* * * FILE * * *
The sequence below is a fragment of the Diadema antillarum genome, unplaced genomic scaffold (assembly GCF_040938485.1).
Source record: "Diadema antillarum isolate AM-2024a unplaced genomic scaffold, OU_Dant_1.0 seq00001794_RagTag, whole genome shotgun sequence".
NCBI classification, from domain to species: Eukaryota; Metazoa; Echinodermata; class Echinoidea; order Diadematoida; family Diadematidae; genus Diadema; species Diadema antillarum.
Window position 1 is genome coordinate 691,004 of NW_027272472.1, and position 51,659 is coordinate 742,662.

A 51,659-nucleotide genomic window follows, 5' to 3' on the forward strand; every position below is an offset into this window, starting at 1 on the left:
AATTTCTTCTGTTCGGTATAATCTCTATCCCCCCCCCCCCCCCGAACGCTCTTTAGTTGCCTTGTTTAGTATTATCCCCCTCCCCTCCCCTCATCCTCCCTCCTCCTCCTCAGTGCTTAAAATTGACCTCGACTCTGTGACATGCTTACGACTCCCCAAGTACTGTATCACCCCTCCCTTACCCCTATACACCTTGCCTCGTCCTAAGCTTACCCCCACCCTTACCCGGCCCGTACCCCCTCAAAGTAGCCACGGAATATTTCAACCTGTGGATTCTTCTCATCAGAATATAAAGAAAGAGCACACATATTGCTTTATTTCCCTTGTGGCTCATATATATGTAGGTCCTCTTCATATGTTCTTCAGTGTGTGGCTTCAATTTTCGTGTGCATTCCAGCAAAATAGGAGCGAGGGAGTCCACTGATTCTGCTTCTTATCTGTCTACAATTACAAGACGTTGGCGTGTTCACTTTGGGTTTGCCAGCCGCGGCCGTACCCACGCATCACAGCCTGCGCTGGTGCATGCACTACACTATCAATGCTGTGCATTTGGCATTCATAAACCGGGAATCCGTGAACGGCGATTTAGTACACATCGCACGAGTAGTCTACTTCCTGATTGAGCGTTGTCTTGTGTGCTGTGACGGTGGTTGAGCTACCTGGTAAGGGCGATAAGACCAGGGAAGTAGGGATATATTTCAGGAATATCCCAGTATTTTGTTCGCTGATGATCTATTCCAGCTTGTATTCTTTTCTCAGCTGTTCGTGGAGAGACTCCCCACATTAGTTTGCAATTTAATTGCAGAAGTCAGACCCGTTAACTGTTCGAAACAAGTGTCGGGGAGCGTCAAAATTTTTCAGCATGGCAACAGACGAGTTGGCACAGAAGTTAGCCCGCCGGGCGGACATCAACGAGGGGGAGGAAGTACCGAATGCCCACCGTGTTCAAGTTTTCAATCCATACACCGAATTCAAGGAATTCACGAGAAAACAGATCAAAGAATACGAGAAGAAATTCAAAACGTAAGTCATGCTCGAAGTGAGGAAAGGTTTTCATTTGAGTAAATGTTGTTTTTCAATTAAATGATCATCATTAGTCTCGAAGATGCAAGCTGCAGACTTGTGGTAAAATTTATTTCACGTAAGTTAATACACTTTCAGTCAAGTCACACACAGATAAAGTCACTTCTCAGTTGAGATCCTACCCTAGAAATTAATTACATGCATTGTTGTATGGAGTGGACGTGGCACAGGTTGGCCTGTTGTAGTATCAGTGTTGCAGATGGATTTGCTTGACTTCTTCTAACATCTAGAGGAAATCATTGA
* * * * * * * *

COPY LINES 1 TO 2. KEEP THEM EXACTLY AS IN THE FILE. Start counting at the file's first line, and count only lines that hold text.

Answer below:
The sequence below is a fragment of the Diadema antillarum genome, unplaced genomic scaffold (assembly GCF_040938485.1).
Source record: "Diadema antillarum isolate AM-2024a unplaced genomic scaffold, OU_Dant_1.0 seq00001794_RagTag, whole genome shotgun sequence".